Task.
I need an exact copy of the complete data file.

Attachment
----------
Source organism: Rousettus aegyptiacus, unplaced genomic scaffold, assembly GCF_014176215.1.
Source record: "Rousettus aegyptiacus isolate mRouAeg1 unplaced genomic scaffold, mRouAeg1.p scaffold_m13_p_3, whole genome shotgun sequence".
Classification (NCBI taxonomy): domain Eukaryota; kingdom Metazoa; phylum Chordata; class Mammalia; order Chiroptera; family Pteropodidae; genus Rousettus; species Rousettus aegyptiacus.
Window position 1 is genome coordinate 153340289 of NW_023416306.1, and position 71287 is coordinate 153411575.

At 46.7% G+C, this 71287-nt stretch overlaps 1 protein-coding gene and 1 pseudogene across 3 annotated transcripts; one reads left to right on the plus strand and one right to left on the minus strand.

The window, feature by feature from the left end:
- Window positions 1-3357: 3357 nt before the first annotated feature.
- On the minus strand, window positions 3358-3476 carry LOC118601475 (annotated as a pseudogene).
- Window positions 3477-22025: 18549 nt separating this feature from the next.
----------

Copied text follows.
Source organism: Rousettus aegyptiacus, unplaced genomic scaffold, assembly GCF_014176215.1.
Source record: "Rousettus aegyptiacus isolate mRouAeg1 unplaced genomic scaffold, mRouAeg1.p scaffold_m13_p_3, whole genome shotgun sequence".
Classification (NCBI taxonomy): domain Eukaryota; kingdom Metazoa; phylum Chordata; class Mammalia; order Chiroptera; family Pteropodidae; genus Rousettus; species Rousettus aegyptiacus.
Window position 1 is genome coordinate 153340289 of NW_023416306.1, and position 71287 is coordinate 153411575.

At 46.7% G+C, this 71287-nt stretch overlaps 1 protein-coding gene and 1 pseudogene across 3 annotated transcripts; one reads left to right on the plus strand and one right to left on the minus strand.

The window, feature by feature from the left end:
- Window positions 1-3357: 3357 nt before the first annotated feature.
- On the minus strand, window positions 3358-3476 carry LOC118601475 (annotated as a pseudogene).
- Window positions 3477-22025: 18549 nt separating this feature from the next.